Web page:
Hi, i was watching this video https://www.youtube.com/watch?v=yiiDFRs62lQ and julia came to my mind. What do you think?
You’re posting a half-hour video with a half sentence of explanation. Perhaps a little context would make this contribution more useful to the forum?
As much as I love Julia, it’s definitely not perfect - regardless of what the video says
For starters here are some no-gos for some projects:
- Julia generates a lot of code as a trade off for performance
- Just starting Julia takes up ~100mb of ram.
- Julia doesn’t have a strict type system
- JIT overhead - python as an interpreted language has much lower startup times for packages etc
- it’s still hard to compile small binaries (although this should improve drastically)
- it has very little safety guarantees and you will get a lot of errors at runtime instead of compile time
I would say halve of these problems are fixable, while the other halve is just a trade off.
For example, that Julia doesn’t have a very ambitious type system seems to be a big part of the success - Julia didn’t get lost in trying to implement a very complex type system (Fortress seems to have done that mistake) and it’s also much more fun to program in it.
That Julia has little compile time checks and not such a strict memory safety model as e.g. Rust makes prototyping algorithms in Julia much easier.
It’s definitely less great, when you try to write a program that is not allowed to fail in any circumstance.
I’m sure that we can get closer to Rust with more tooling in that regard, but in the end it’s a lot easier to write such tools for a language with a sound, statically provable type system.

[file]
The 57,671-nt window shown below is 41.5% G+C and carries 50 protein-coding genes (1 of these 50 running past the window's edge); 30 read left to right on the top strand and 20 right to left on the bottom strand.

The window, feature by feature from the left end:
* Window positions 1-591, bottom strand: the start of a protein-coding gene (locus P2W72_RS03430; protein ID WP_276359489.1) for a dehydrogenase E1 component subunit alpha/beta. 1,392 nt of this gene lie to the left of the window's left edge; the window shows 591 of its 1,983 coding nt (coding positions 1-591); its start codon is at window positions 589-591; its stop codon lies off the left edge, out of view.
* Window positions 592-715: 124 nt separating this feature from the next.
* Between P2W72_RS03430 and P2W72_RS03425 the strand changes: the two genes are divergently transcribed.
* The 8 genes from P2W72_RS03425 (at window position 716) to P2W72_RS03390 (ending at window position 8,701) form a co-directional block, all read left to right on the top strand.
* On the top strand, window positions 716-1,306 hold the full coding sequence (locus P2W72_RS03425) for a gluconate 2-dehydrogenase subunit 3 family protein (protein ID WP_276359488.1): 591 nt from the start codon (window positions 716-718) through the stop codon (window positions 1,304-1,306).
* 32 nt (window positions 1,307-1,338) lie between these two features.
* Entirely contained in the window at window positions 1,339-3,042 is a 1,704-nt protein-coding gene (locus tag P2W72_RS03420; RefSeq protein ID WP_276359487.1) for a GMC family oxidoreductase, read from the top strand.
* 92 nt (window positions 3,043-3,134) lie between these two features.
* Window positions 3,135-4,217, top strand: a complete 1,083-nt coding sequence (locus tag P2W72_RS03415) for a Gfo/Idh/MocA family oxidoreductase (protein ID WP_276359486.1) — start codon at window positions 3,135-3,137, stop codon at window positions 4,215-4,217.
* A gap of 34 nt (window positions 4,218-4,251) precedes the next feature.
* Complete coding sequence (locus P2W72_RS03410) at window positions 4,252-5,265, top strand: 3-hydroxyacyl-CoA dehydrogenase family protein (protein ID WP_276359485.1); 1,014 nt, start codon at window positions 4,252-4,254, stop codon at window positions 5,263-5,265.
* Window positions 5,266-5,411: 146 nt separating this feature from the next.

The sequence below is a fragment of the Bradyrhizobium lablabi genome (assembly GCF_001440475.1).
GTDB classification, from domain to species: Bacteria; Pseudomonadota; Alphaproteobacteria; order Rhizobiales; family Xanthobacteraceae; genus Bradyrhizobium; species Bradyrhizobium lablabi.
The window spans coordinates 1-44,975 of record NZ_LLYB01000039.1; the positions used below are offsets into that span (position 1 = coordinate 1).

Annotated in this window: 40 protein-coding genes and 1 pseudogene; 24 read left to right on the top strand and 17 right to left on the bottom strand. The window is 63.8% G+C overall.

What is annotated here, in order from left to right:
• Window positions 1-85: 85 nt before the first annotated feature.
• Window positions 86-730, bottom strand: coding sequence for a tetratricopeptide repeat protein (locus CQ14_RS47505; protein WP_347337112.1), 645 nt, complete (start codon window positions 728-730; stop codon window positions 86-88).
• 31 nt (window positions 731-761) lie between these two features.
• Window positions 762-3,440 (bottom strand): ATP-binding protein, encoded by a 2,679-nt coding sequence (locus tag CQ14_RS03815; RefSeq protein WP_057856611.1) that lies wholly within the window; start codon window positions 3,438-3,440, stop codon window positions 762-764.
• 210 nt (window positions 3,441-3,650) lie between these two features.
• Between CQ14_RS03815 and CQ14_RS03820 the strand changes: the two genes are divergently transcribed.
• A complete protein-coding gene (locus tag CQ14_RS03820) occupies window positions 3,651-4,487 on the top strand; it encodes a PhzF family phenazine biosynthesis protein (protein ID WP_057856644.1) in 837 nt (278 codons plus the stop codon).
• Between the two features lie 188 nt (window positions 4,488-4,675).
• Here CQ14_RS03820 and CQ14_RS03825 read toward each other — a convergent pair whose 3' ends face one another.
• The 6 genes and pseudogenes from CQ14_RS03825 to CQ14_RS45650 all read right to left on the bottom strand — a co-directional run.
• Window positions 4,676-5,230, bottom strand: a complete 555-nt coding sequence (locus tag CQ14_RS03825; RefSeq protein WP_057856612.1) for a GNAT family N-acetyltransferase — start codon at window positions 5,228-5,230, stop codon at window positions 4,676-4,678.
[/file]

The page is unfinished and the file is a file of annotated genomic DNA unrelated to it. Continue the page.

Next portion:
In the end, how perfect a language is depends really on your use cases and your definition of perfect.
Sorry for not even watching the video completely and not referring to it. I just wanted to get off my chest, that talking about ~the perfect language~ is a very problematic starting point to begin with
The answer simply is at 25:24?
More concretely, and as one of the comments helpfully mentions, he only starts describing various properties of the language at ~12:30 (but without ever going into specifics); and 25:24 is when he finally admits that the perfect programming language he had been describing doesn’t actually exist.
As expected for such a long video with a clickbaity title, the like/dislike ratio shows that most people were not amused by his choice of how to present the content.
On a related note, I still don’t understand why this video was linked here and what it has to do with Julia.
The OP likely thought that many of the features described in the video was applicable to Julia